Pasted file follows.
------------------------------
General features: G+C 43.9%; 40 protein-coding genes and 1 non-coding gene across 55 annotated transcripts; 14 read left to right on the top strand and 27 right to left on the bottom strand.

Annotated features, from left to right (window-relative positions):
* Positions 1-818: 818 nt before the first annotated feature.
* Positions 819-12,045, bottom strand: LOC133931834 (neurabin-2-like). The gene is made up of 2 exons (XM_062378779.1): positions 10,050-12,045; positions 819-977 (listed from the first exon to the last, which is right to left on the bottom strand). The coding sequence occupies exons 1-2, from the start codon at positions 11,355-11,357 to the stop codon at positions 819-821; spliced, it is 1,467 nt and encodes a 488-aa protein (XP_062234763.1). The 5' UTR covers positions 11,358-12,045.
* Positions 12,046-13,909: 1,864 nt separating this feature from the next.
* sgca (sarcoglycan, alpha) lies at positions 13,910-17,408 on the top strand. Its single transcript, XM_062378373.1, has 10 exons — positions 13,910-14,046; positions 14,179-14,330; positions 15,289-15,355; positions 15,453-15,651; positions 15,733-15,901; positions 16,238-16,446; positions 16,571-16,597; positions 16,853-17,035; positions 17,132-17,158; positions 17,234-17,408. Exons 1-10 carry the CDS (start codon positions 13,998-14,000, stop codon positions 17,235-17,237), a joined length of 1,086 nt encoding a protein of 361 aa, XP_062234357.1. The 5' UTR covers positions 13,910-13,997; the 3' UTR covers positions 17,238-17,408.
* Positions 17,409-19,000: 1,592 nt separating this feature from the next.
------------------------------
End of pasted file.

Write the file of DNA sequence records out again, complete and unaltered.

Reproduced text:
General features: G+C 43.9%; 40 protein-coding genes and 1 non-coding gene across 55 annotated transcripts; 14 read left to right on the top strand and 27 right to left on the bottom strand.

Annotated features, from left to right (window-relative positions):
* Positions 1-818: 818 nt before the first annotated feature.
* Positions 819-12,045, bottom strand: LOC133931834 (neurabin-2-like). The gene is made up of 2 exons (XM_062378779.1): positions 10,050-12,045; positions 819-977 (listed from the first exon to the last, which is right to left on the bottom strand). The coding sequence occupies exons 1-2, from the start codon at positions 11,355-11,357 to the stop codon at positions 819-821; spliced, it is 1,467 nt and encodes a 488-aa protein (XP_062234763.1). The 5' UTR covers positions 11,358-12,045.
* Positions 12,046-13,909: 1,864 nt separating this feature from the next.
* sgca (sarcoglycan, alpha) lies at positions 13,910-17,408 on the top strand. Its single transcript, XM_062378373.1, has 10 exons — positions 13,910-14,046; positions 14,179-14,330; positions 15,289-15,355; positions 15,453-15,651; positions 15,733-15,901; positions 16,238-16,446; positions 16,571-16,597; positions 16,853-17,035; positions 17,132-17,158; positions 17,234-17,408. Exons 1-10 carry the CDS (start codon positions 13,998-14,000, stop codon positions 17,235-17,237), a joined length of 1,086 nt encoding a protein of 361 aa, XP_062234357.1. The 5' UTR covers positions 13,910-13,997; the 3' UTR covers positions 17,238-17,408.
* Positions 17,409-19,000: 1,592 nt separating this feature from the next.